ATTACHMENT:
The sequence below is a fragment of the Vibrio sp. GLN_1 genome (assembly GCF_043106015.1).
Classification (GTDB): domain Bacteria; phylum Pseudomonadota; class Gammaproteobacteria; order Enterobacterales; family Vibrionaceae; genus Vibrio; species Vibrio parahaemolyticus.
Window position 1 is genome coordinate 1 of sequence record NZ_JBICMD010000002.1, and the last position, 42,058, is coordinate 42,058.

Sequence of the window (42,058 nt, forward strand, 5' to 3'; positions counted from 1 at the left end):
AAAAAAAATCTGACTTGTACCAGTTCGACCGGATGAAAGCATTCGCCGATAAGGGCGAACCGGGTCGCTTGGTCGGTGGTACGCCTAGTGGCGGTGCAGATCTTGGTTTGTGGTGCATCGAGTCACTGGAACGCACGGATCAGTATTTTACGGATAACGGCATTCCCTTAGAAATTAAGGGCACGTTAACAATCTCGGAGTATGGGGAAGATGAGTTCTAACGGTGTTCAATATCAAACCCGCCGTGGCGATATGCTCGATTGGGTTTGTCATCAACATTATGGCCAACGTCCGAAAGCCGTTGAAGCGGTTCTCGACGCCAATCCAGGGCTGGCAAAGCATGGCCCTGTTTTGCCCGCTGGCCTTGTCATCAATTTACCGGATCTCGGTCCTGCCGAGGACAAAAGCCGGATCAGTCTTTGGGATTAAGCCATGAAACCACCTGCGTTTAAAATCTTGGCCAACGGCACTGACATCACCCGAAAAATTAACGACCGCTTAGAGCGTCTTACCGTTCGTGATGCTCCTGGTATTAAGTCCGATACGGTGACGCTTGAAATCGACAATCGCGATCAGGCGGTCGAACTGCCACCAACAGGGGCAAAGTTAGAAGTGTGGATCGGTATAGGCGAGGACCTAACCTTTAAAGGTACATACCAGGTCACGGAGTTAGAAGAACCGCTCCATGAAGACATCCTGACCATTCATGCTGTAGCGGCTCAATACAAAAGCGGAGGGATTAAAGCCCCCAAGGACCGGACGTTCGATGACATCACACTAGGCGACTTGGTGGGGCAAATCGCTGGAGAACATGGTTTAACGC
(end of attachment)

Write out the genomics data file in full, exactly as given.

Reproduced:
The sequence below is a fragment of the Vibrio sp. GLN_1 genome (assembly GCF_043106015.1).
Classification (GTDB): domain Bacteria; phylum Pseudomonadota; class Gammaproteobacteria; order Enterobacterales; family Vibrionaceae; genus Vibrio; species Vibrio parahaemolyticus.
Window position 1 is genome coordinate 1 of sequence record NZ_JBICMD010000002.1, and the last position, 42,058, is coordinate 42,058.

Sequence of the window (42,058 nt, forward strand, 5' to 3'; positions counted from 1 at the left end):
AAAAAAAATCTGACTTGTACCAGTTCGACCGGATGAAAGCATTCGCCGATAAGGGCGAACCGGGTCGCTTGGTCGGTGGTACGCCTAGTGGCGGTGCAGATCTTGGTTTGTGGTGCATCGAGTCACTGGAACGCACGGATCAGTATTTTACGGATAACGGCATTCCCTTAGAAATTAAGGGCACGTTAACAATCTCGGAGTATGGGGAAGATGAGTTCTAACGGTGTTCAATATCAAACCCGCCGTGGCGATATGCTCGATTGGGTTTGTCATCAACATTATGGCCAACGTCCGAAAGCCGTTGAAGCGGTTCTCGACGCCAATCCAGGGCTGGCAAAGCATGGCCCTGTTTTGCCCGCTGGCCTTGTCATCAATTTACCGGATCTCGGTCCTGCCGAGGACAAAAGCCGGATCAGTCTTTGGGATTAAGCCATGAAACCACCTGCGTTTAAAATCTTGGCCAACGGCACTGACATCACCCGAAAAATTAACGACCGCTTAGAGCGTCTTACCGTTCGTGATGCTCCTGGTATTAAGTCCGATACGGTGACGCTTGAAATCGACAATCGCGATCAGGCGGTCGAACTGCCACCAACAGGGGCAAAGTTAGAAGTGTGGATCGGTATAGGCGAGGACCTAACCTTTAAAGGTACATACCAGGTCACGGAGTTAGAAGAACCGCTCCATGAAGACATCCTGACCATTCATGCTGTAGCGGCTCAATACAAAAGCGGAGGGATTAAAGCCCCCAAGGACCGGACGTTCGATGACATCACACTAGGCGACTTGGTGGGGCAAATCGCTGGAGAACATGGTTTAACGC